Named in honor of Rachel Carson, we are a community of women funders committed to a safer, healthier, and more just world for all. Philanthropy Women calls us “one of the most significant funding networks in the ecofeminist space.”
- Have given over $2.5 million collectively through the Rachel’s Network Catalyst Award and co-funding projects
- Fund projects in sustainable agriculture, environmental justice and health, conservation, climate change, and more
- Occupy over 100 director positions on the boards of major environmental organizations
- Hail from across the US
- Individually give tens of millions annually for the benefit of our planet.
Claire Barnwell, community manager, works to strengthen our programs, communications, and the Catalyst Award. She previously worked as a visitor services and environmental outreach fellow at a national wildlife refuge, and at the Center for Arts at Jackson Hole. She supported research on chronic wasting disease in Wyoming wildlife and has a master’s degree in environmental education and natural resources from the University of Wyoming.
Jamie Boese, program director, designs and implements our comprehensive program calendar. Prior to joining Rachel’s Network, she worked in national arts administration, focusing on programs, events, strategic planning, and board and staff development.
Erica Flock, communications and advocacy director, oversees the Network’s website, print publications, and social media. She also manages the Network’s 501(c)(4) Rachel’s Action Network. She previously worked in communications and marketing for EarthShare, the National Wildlife Federation, and Kumarian Press.
Hannan Sheikh, finance & membership director, oversees the processes and systems related to finances, databases, and membership. She received an international MBA with a concentration in sustainability and environmental compliance and a BS in environmental science and policy from the University of Maryland.
Fern Shepard, president, has over 30 years of experience in the environmental community, first as a staff attorney with Earthjustice and later as a senior officer managing international lands conservation programs at The Pew Charitable Trusts. She has worked on issues ranging from securing threatened and endangered species habitat to protecting children and at-risk populations from lead contamination and dangerous pesticides. Fern is chair of Earthjustice’s Board of Trustees and is a mother of three.
Board of Directors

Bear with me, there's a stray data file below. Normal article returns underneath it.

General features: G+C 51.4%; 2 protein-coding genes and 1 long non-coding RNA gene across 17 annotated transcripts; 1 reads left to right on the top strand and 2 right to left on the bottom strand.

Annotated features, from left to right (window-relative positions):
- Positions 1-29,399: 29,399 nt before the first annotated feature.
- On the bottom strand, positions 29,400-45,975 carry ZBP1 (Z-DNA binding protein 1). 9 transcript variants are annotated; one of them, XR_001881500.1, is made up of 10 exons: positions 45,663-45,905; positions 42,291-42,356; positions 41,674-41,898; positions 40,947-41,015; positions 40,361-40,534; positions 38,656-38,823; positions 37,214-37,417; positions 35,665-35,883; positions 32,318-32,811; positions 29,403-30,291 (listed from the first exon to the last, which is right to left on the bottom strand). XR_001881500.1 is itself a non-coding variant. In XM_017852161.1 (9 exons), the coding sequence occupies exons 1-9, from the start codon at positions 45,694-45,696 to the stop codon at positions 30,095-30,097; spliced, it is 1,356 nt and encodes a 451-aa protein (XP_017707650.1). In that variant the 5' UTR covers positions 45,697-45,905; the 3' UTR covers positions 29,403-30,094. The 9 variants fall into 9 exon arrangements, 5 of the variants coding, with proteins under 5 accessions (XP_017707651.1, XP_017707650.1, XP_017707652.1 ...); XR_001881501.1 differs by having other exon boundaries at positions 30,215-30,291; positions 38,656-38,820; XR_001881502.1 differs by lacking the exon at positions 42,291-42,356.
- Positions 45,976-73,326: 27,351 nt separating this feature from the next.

- Kef Kasdin, Chair
- Molly Ross, Vice Chair
- Fa Liddell, Secretary
- Marcia Angle, Treasurer
- Martha Davis
- Josie Gabel
- Barbara Gonzalez-McIntosh
- Tacy Hahn
- Lisa Holmes
- Ann Hunter-Welborn
- Anna Logan Lawson
- Alice Liddell
- Elena Marszalek
- Janet Montgomery
- Janet Miller
- Kimberley Milligan
- Rosamond Pope-Meyer
- Maite Arce, President & CEO, Hispanic Access Foundation
- Abigail Dillen, President, Earthjustice
- Angelou Ezeilo, CEO and Founder, Greening Youth Foundation
- Seema Jalan, Executive Director, Universal Access Project
- Annie Leonard, Executive Director, Greenpeace USA
- Theresa Pierno, President & CEO, National Parks Conservation Association
- Kathleen Rogers, President, EARTHDAY.ORG
- Janis Searles Jones, CEO, Ocean Conservancy
- Whitney Tome, Principal, Raben Group
Our Commitment to Racial Justice
Twenty years ago, our network of women funders came together to advance women’s leadership in the environmental and grantmaking communities. We knew that confronting gender inequality was necessary to achieving a healthy and thriving world and that not enough people were making the connection between women’s empowerment and environmental progress.
Racism too is preventing environmental progress in profound, multifaceted ways. Not only do people of color* face disproportionate environmental harms, but also professional and other barriers when they seek change. As a group of predominately white women of privilege who have benefited from systems that were designed to exclude, we must work to address these inequities.
The fields in which we operate—philanthropy, environmentalism, and even feminism—have been shaped by our country’s history of systemic racism. Women of color in particular face discrimination and harm based on both race and gender in ways that are crucial for us to address as an organization that cares about women.
We join with other grantmaking and environmental organizations in pledging to undo exclusionary practices, stand allied against racist violence, and foster justice and healing. An essential component of this commitment includes increasing our understanding, both individually and organizationally, of how history advantages and limits us.
Our path to allyship is a journey and we are listening to and learning from the leaders in our community who have already done significant work. The work below is a map, not the work itself, and we intend to update this list as we learn. Many of these commitments are already in progress.